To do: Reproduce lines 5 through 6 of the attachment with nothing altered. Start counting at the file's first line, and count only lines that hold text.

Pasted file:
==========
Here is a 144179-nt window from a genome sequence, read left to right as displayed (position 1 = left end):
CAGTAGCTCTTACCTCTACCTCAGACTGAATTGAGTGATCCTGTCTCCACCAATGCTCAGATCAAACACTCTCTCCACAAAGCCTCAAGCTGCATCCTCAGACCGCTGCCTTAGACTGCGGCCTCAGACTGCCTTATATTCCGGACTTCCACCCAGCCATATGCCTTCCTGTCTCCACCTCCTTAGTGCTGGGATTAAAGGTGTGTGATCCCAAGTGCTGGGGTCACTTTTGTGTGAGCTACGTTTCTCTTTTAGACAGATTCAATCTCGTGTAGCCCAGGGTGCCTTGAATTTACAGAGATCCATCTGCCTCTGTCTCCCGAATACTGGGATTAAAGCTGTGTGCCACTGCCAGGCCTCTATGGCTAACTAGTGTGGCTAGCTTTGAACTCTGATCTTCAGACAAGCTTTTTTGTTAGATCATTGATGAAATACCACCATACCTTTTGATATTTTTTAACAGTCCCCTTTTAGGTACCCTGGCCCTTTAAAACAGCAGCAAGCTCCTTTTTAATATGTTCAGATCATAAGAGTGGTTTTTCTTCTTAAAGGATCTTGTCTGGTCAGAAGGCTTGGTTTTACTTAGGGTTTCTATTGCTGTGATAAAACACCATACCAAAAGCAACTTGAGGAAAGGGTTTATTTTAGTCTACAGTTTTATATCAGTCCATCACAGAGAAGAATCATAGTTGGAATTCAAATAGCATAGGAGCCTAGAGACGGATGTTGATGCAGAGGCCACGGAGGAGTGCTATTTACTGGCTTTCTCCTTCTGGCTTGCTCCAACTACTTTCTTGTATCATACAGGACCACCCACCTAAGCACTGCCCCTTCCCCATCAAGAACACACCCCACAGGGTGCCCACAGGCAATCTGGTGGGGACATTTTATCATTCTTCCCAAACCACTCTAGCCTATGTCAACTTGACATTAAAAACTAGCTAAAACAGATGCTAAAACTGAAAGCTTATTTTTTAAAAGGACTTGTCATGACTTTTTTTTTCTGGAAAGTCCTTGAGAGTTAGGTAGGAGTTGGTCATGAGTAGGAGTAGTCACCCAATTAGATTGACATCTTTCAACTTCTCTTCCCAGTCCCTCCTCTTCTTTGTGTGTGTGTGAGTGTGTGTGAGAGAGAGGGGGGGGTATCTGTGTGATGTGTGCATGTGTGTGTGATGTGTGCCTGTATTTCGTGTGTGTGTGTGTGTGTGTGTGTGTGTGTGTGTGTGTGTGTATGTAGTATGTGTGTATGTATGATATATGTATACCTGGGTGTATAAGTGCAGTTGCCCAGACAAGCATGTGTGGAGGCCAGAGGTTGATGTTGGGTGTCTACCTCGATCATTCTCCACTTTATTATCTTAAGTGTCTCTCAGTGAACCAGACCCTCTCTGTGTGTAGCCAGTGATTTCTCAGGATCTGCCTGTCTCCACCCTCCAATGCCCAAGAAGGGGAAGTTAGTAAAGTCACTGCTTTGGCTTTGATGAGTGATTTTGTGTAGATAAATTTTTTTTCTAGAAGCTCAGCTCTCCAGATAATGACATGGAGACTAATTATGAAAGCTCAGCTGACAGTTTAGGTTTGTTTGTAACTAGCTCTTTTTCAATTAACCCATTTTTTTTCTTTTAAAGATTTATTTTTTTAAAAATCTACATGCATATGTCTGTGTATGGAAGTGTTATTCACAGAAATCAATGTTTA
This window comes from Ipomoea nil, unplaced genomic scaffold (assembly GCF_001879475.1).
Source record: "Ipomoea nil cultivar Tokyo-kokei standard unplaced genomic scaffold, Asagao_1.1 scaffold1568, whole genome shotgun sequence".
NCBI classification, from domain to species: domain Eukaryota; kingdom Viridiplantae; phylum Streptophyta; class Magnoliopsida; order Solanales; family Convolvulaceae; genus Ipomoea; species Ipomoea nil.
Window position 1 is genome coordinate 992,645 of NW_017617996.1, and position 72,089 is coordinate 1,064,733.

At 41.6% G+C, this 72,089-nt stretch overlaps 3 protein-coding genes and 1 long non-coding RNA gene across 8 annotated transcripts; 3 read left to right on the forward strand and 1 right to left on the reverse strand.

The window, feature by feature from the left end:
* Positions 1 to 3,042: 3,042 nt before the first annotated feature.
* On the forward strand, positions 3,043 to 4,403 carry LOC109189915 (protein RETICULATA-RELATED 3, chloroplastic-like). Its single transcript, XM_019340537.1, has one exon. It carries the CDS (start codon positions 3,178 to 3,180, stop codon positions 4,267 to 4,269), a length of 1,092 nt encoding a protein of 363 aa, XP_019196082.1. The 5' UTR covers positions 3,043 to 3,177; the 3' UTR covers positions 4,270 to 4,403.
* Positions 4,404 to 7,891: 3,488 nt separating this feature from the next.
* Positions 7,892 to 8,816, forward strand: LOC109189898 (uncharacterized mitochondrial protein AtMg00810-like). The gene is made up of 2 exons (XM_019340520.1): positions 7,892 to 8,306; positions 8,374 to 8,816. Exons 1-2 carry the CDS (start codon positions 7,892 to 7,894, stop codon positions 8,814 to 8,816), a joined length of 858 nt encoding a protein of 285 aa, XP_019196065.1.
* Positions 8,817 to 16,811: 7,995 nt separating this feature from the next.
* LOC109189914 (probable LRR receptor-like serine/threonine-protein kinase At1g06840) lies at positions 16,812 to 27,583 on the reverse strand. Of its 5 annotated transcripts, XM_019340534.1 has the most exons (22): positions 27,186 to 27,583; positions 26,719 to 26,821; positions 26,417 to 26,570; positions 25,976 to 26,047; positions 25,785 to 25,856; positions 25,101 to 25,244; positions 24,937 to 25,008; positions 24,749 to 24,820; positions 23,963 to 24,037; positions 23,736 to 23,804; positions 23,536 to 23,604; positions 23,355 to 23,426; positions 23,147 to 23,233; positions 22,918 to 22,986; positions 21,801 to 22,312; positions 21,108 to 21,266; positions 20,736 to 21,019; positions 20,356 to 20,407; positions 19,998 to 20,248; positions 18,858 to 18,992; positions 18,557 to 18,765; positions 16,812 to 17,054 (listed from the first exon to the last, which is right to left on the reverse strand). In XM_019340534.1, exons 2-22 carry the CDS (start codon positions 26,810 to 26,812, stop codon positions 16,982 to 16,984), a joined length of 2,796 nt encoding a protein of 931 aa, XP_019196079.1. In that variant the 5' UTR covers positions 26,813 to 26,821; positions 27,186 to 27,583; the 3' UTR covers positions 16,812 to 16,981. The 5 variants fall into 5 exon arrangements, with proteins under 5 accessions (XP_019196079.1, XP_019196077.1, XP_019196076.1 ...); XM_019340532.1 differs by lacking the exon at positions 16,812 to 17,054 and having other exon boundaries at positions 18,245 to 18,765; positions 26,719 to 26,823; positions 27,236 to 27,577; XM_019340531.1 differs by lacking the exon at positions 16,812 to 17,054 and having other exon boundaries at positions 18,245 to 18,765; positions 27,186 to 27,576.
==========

NCBI classification, from domain to species: domain Eukaryota; kingdom Viridiplantae; phylum Streptophyta; class Magnoliopsida; order Solanales; family Convolvulaceae; genus Ipomoea; species Ipomoea nil.
Window position 1 is genome coordinate 992,645 of NW_017617996.1, and position 72,089 is coordinate 1,064,733.